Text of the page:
When he’s not tending to his congregation at the United Pentecostal Church in Bourbon, Ind., Pastor Mark Cottrill is deer hunting.
He has shot his share of deer during the 30-plus years he’s been hunting Indiana, but his experience Oct. 27 was one that few hunters can claim.
Unlike some hunters who prefer hunting from a tree stand, Cottrill likes sitting on the ground.
As he looked at the dead deer from where he was sitting, he noticed his arrow protruded from the deer’s neck.
But when he approached the dead deer, he found the arrow stuck in the neck of the smaller of the two and that the entire arrow was bloodied.
“I knew then my arrow must have passed through the bigger deer and hit the smaller one,” he said.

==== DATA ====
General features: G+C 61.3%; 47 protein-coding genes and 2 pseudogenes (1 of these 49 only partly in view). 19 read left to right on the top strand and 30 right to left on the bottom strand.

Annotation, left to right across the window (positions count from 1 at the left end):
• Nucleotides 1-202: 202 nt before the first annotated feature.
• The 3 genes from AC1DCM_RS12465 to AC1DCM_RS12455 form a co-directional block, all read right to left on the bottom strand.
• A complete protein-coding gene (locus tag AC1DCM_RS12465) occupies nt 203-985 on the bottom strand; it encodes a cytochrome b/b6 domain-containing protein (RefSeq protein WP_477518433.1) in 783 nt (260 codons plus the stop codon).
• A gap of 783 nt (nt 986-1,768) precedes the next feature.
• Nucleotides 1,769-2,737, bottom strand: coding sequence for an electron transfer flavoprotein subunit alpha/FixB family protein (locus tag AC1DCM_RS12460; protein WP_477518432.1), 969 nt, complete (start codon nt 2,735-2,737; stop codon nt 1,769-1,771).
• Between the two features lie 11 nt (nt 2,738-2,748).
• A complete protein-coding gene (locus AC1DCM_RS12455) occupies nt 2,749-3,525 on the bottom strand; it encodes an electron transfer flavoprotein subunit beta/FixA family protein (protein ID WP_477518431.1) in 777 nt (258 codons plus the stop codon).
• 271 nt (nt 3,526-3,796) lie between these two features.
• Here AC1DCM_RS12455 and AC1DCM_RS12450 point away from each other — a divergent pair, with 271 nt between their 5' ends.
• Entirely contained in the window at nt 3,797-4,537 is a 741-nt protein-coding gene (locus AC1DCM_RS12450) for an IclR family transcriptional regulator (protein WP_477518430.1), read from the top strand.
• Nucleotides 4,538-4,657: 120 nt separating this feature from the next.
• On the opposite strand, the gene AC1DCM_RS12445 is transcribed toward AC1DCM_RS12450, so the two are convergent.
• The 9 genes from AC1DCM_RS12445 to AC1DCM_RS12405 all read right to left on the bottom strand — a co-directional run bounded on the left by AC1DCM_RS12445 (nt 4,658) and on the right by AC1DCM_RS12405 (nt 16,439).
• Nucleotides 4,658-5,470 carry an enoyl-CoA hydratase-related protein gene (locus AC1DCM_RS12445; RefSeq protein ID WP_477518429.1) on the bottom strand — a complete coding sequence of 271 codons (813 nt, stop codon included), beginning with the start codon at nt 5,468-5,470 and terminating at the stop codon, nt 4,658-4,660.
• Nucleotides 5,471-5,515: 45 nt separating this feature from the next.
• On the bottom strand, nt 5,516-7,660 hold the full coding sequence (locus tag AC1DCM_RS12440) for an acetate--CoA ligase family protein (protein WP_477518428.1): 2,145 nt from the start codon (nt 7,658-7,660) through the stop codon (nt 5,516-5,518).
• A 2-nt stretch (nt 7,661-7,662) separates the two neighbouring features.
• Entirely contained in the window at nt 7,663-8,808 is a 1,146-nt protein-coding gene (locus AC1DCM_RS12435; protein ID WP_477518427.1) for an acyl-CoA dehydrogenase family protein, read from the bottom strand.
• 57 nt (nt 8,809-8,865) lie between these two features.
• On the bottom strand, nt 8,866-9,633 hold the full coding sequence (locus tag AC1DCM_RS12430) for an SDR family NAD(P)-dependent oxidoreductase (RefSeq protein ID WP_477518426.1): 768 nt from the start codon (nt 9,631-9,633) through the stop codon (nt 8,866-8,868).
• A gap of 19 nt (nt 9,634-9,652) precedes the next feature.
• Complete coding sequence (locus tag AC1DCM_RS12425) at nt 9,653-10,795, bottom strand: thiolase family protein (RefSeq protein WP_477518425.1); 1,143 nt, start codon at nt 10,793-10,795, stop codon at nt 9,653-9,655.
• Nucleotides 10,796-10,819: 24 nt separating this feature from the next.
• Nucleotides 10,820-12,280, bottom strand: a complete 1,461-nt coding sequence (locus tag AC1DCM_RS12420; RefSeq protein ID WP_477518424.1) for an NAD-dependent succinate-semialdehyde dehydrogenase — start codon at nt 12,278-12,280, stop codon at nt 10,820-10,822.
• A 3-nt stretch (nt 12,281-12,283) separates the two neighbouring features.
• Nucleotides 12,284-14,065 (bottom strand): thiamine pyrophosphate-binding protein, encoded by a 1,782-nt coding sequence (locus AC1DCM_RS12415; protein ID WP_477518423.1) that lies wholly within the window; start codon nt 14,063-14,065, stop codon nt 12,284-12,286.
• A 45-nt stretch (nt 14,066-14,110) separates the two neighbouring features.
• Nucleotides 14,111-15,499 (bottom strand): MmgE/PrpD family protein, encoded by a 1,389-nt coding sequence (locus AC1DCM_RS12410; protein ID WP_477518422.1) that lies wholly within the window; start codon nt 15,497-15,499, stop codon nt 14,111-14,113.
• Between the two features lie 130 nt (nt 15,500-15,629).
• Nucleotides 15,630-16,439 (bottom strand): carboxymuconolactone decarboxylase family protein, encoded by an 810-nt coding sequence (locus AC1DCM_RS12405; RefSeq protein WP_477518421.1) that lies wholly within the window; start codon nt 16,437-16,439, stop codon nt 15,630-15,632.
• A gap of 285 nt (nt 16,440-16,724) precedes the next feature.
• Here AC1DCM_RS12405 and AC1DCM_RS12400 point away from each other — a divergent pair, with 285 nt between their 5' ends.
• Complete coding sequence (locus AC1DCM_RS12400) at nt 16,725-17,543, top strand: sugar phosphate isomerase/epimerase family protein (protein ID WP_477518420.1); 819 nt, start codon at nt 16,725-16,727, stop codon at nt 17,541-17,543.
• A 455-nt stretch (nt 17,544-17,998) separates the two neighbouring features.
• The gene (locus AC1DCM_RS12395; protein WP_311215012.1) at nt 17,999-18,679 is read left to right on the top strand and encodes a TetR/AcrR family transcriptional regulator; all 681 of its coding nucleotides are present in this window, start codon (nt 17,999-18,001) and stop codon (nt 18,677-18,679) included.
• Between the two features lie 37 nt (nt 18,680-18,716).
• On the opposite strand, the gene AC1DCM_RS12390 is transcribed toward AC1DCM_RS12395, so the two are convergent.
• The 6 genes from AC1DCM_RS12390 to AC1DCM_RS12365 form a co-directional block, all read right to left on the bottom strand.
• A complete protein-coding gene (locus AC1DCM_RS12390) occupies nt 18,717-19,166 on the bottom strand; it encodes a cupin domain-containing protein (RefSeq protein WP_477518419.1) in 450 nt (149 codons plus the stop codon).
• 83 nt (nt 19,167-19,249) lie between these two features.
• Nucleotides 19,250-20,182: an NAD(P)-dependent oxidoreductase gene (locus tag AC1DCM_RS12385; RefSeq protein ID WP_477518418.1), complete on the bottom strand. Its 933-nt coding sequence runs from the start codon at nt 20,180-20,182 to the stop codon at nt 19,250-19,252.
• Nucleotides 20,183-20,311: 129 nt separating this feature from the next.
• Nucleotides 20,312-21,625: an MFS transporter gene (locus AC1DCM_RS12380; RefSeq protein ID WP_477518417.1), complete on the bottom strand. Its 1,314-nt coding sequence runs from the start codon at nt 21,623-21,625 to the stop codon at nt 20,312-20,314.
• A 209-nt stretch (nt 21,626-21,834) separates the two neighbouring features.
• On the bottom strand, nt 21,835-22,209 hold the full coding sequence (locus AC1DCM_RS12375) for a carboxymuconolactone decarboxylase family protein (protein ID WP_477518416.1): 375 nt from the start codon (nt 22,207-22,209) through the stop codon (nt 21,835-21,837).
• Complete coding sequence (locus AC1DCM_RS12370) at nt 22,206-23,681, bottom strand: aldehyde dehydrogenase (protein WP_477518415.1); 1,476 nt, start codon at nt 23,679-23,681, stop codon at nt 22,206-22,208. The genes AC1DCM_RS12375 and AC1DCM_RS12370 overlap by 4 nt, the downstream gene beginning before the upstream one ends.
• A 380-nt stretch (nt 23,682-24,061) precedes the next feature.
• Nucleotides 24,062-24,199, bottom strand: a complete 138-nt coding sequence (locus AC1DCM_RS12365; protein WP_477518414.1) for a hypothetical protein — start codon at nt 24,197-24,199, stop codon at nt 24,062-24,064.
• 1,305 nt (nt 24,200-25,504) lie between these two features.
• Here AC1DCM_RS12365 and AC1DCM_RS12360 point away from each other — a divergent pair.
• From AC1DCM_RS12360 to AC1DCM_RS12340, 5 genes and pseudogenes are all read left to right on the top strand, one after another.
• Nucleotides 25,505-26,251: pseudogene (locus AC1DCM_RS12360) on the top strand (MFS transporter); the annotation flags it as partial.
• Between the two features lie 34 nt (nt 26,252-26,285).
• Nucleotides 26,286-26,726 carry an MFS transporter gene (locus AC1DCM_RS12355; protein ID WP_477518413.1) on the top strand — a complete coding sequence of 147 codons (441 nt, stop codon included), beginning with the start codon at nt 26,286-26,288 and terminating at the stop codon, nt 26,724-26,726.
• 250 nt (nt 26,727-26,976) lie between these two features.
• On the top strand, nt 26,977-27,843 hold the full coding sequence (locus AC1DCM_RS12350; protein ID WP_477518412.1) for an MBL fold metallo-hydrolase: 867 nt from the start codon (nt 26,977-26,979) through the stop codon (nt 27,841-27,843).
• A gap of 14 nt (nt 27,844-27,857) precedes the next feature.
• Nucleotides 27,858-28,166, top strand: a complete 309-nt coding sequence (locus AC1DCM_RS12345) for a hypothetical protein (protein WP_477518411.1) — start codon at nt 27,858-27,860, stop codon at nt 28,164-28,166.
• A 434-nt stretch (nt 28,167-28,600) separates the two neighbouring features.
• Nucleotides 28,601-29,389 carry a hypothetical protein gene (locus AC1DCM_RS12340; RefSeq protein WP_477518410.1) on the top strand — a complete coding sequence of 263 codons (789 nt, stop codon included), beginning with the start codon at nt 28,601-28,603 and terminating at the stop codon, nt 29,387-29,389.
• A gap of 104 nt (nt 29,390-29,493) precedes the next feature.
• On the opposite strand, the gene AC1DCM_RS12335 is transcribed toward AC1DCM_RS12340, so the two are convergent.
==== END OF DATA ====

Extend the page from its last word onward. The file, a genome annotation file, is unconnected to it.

Part of the fun in deer hunting, he added, is that you never know what you’re going to see or do.
Deer testingThe Indiana DNR will set up additional disease check stations in northeast and northwest Indiana this weekend to sample hunter-harvested deer for Chronic Wasting Disease (CWD).
CWD sampling involves removing lymph nodes from the deer’s neck just below the head.
Any deer harvested within the CWD surveillance areas that are 1.5 years or older can be tested.
Hunters interested in submitting deer harvested outside the current surveillance areas for CWD testing are now able to submit samples directly to Purdue’s Animal Disease Diagnostic Laboratory (ADDL) for a fee.
Although it has been associated with captive deer and elk in the past, CWD is also found in free-ranging white-tailed deer in several Midwestern states close to Indiana, including Michigan, Illinois and Wisconsin.
To date, all deer samples in Indiana have tested negative for CWD.
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